Why Do Farm Programs Exist?

Even though the last farm bill was passed only a couple years ago, I've already started to hear rumblings of lobbying groups jockeying for position in anticipation of the next farm bill which will likely be debated and go into place sometime in 2018 or 2019.  Some of the discussion has come about because of the low commodity prices which are leading to lower farm incomes.  Discussion is also spurred on by the presidential campaign and talk of the candidates' agricultural advisers.  There are also various groups lining up to try to reform farm policy.

Given that backdrop, now's probably as good a time as any to ask: why do farm programs and farm subsidies exist? The question (for this post at least) isn't whether they should they exist, but rather what explains their existence and persistence?  Also note I'm not talking about the reasons or justifications farm groups provide for why they say they need subsidies.  Rather I'm interested in why they actually exist in the first place.  What are the economic and political considerations that lead to the set of farm policies we see?

I touched a bit on this in a paper that was released this summer.  Here's a summary (see the paper for the references and more discussion).

A common explanation for agricultural subsidies is a model of concentrated benefits and diffuse costs: the costs of agricultural subsidies go relatively unnoticed by the general public because they are spread across all taxpayers, but the payouts are concentrated among a smaller group of farmers who are well organized and who lobby for the redistributive policies. While this explanation can go part of the way to explaining agricultural subsidies, there are many more considerations and empirical insights offered in the academic literature.  

One important fact to note is that farmers aren't subsidized in every country.  In fact, farm subsidies mainly exist in relatively rich, relatively urban countries with small numbers of farmers; in poorer, more rural countries with many farmers, subsidies tend to flow in the other direction - from the farms to the cities.  

This “puzzle” can be explained by political economy (or "public choice") models. For example, in 1994 Swinnen published a political economy model of farm support to explain why policies often differ markedly across countries, commodities, and time. His model views politicians as utility-maximizing actors who seek election in return for redistribution policies that increase political support. His model leads to a number of interesting predictions, such as (1) politically optimal farm subsidies will increase as agriculture’s share of total economic output falls, and (2) transfers to agriculture will increase if agricultural income falls relative to income outside agriculture.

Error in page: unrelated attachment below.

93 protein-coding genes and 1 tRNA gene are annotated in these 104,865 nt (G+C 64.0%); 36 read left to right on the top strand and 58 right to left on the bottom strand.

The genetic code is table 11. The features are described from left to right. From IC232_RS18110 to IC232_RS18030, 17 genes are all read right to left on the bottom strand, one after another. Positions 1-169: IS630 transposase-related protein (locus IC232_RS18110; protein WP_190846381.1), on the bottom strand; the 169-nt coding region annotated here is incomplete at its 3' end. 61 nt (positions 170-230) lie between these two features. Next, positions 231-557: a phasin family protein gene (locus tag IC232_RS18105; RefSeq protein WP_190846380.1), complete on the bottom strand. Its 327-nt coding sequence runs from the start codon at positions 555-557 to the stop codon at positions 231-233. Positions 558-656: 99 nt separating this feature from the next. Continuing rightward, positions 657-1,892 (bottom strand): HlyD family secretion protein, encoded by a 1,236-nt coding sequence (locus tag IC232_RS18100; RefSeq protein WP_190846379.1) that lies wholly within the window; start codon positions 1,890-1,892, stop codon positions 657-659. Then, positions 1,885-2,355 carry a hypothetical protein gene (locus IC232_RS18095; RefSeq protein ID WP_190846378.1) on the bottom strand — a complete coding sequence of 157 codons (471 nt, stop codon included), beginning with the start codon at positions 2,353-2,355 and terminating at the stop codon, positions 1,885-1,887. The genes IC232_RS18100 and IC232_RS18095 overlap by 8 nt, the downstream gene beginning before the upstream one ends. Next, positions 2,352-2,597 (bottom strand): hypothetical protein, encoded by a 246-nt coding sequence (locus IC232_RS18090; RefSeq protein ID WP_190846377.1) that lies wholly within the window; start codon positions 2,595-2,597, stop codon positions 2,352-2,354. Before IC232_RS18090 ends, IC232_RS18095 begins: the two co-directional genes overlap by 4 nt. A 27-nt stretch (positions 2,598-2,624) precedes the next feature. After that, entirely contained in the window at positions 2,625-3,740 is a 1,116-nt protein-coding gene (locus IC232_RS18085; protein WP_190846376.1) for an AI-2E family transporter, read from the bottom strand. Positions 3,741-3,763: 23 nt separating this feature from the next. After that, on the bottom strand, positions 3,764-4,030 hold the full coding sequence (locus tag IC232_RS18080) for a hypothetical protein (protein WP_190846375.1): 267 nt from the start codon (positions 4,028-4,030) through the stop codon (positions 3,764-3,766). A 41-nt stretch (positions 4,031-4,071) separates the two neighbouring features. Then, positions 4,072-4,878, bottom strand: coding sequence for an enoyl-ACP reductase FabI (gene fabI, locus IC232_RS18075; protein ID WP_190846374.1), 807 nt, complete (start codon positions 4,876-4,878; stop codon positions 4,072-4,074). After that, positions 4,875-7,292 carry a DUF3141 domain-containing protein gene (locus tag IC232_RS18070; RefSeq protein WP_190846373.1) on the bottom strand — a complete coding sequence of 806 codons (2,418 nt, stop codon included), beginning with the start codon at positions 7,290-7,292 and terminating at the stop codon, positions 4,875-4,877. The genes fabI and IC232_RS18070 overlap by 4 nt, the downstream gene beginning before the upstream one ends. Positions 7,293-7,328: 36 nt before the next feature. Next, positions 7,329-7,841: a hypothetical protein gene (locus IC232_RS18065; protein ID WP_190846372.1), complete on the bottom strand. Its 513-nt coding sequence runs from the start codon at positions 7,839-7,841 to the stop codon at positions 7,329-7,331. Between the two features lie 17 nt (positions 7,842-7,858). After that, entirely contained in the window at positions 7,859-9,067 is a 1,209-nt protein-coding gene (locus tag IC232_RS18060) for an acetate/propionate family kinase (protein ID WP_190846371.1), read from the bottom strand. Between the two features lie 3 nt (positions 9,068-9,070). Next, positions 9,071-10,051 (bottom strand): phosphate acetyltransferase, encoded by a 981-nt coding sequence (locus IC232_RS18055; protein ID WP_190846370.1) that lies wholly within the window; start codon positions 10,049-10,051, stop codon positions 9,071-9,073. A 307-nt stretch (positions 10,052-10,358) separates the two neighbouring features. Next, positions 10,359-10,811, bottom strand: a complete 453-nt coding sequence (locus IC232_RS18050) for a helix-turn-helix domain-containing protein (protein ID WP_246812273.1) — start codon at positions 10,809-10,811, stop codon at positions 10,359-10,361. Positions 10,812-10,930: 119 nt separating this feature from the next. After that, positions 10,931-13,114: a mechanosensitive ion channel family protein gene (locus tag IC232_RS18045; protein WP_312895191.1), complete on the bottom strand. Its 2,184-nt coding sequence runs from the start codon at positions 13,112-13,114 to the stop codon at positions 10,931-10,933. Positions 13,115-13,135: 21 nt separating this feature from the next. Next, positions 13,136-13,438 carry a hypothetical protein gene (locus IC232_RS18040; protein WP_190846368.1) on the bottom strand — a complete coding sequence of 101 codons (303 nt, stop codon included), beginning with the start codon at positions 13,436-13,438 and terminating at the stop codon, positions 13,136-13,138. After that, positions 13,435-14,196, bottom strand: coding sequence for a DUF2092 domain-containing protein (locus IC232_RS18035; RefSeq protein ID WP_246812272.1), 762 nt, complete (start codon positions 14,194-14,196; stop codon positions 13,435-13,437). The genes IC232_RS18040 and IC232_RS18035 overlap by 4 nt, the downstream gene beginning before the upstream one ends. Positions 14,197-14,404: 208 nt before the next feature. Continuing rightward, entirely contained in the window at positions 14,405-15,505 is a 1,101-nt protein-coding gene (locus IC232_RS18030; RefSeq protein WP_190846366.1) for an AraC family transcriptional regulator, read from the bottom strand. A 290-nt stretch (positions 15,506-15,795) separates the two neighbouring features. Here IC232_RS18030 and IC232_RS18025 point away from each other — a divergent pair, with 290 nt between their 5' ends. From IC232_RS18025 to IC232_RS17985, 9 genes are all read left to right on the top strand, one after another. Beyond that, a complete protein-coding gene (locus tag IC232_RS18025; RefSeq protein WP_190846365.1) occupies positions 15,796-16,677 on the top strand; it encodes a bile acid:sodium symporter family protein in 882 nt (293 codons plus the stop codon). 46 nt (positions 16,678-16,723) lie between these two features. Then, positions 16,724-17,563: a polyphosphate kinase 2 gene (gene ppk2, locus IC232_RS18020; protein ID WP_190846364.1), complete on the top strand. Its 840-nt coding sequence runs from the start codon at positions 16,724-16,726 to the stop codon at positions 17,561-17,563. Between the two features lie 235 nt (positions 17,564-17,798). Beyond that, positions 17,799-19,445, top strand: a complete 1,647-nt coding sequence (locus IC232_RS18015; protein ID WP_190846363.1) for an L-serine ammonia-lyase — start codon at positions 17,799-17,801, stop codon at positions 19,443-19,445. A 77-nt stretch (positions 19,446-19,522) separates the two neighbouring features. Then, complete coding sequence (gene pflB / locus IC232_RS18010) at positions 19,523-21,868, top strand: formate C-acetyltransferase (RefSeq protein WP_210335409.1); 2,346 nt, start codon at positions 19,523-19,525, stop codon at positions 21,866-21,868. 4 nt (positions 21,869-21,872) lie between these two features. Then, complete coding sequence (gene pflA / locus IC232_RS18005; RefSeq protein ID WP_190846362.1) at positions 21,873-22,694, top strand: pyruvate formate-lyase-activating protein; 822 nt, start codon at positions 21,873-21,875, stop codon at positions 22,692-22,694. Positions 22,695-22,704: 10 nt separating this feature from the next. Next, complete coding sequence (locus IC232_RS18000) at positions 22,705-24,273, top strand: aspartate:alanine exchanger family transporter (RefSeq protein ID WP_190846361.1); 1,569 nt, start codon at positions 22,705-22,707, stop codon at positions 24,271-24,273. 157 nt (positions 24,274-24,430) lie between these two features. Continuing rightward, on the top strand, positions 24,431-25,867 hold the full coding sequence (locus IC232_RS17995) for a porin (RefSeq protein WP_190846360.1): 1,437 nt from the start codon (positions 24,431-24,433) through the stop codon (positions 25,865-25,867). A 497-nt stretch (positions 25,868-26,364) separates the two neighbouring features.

In a seminal work on the topic in 1987, Bruce Gardner conceptualized agricultural support as arising from an attempt at efficient redistribution (i.e., minimizing the deadweight loss of transfers) given a weight assigned to the rents accruing to agricultural producers, which depends on political and economic characteristics of commodity interest groups. Gardner analyzed how agricultural support varied over time and across agricultural commodities and hypothesized that the weight given to agricultural producers depends on economic factors that convey political power. Groups that have more common economic interests and that are able to reduce the cost of lobbying are likely to garner greater redistribution.

Analyzing data on subsidies paid to 17 farm commodities from 1909 to 1982, Gardner found that redistribution to a given commodity fell (1) as the absolute value of the elasticities of supply and demand for the commodity increased, (2) when the number of producers exceeded one million, (3) the more production a commodity shifted geographically over time, (4) for commodities whose production was more geographically diffuse (rather than concentrated in a given region), (5) as farm income increased, and (6) for commodities that were imported less frequently.  Subsequent research by other authors has analyzed the relationship between political donations, lobbying, and congressional voting, and the general finding is that these activities increase subsidies and protection for agricultural groups. 

Finally, I'll mention an issue I rarely hear discussed among economists who have studied the political economy of farm support. Often ignored is the influence of another important interest group: voters and food consumers. A growing body of empirical literature has revealed that the US public is surprisingly interventionist when it comes to farm and food policy. As described by economist Bryan Caplan, voters are able to hold onto a variety of antimarket biases because they provide psychological benefits but are unlikely to impose significant costs (at the individual level). Thus, one possible explanation for why inefficient agricultural subsidies exist is that voters elect politicians who favor them. That is, one reason agricultural subsidies exist because a majority of voters want them.